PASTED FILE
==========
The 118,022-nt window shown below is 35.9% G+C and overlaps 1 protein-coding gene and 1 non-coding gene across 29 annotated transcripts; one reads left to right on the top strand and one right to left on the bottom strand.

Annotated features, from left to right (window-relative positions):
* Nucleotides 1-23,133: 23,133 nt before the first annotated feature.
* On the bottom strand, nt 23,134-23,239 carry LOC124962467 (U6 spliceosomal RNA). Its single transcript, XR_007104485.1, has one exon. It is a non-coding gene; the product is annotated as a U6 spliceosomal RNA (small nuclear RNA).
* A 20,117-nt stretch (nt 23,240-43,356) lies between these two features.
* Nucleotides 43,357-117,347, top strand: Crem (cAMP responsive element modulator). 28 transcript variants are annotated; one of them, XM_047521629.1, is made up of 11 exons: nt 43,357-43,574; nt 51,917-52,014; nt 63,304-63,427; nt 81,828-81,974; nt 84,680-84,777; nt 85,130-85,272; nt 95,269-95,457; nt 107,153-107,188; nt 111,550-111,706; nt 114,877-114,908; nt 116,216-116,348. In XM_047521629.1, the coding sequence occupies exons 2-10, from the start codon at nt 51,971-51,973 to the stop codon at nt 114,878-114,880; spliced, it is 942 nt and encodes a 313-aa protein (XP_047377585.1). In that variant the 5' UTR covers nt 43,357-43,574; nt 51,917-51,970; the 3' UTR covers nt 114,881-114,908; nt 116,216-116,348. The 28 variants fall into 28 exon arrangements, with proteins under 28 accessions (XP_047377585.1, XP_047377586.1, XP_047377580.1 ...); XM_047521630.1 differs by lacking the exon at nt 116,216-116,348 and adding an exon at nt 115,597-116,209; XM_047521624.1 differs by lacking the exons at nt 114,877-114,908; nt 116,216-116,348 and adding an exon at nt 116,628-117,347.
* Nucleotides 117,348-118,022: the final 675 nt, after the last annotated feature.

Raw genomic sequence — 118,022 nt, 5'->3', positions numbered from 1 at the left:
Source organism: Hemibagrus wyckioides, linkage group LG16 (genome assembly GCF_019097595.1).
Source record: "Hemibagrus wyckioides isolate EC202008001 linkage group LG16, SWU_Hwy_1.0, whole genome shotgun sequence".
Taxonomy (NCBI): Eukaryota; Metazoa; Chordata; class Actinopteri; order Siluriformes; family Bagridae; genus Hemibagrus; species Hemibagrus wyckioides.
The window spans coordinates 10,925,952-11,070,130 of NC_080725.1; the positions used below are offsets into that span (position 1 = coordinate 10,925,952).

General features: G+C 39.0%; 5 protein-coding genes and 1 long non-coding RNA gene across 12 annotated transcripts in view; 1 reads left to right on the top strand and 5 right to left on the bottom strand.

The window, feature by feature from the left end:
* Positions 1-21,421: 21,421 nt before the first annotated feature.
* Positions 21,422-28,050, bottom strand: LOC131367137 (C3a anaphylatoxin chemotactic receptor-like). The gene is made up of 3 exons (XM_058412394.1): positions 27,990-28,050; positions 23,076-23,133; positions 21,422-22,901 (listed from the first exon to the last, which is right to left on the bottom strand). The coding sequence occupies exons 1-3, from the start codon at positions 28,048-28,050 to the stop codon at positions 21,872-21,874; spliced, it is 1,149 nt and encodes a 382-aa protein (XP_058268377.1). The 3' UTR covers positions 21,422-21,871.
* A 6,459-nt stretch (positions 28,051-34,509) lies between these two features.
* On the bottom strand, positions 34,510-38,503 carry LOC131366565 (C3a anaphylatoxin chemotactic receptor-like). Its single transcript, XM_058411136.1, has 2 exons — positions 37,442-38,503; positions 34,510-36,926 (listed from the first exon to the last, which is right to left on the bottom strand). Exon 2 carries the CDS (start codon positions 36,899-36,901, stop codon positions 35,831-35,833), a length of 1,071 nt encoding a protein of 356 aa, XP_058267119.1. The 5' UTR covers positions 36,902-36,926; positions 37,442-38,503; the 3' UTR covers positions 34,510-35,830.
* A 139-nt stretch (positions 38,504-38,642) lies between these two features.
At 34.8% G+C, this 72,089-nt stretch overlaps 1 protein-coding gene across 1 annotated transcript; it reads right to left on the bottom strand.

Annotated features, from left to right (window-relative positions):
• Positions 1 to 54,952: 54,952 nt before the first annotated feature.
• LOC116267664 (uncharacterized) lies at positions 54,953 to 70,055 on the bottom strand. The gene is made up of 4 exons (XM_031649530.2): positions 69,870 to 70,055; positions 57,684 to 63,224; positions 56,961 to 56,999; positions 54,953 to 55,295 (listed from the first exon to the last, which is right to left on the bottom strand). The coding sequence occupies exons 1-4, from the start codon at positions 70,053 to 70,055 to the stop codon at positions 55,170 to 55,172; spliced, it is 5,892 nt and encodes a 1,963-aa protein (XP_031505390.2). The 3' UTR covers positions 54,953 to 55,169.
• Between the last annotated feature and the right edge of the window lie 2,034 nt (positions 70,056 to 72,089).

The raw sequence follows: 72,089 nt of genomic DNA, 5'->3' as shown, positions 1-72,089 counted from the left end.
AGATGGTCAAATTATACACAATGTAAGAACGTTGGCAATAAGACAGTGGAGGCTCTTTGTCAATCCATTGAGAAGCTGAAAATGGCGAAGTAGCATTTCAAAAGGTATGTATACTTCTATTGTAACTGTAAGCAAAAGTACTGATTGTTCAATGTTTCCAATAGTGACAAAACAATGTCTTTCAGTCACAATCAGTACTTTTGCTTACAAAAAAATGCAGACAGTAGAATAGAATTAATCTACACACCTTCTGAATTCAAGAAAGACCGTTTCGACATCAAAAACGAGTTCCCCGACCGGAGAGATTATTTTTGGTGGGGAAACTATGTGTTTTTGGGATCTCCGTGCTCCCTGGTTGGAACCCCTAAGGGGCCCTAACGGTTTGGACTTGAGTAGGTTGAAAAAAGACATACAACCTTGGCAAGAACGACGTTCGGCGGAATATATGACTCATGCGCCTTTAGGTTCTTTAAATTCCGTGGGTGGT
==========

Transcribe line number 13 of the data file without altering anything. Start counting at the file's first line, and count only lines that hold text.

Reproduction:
General features: G+C 39.0%; 5 protein-coding genes and 1 long non-coding RNA gene across 12 annotated transcripts in view; 1 reads left to right on the top strand and 5 right to left on the bottom strand.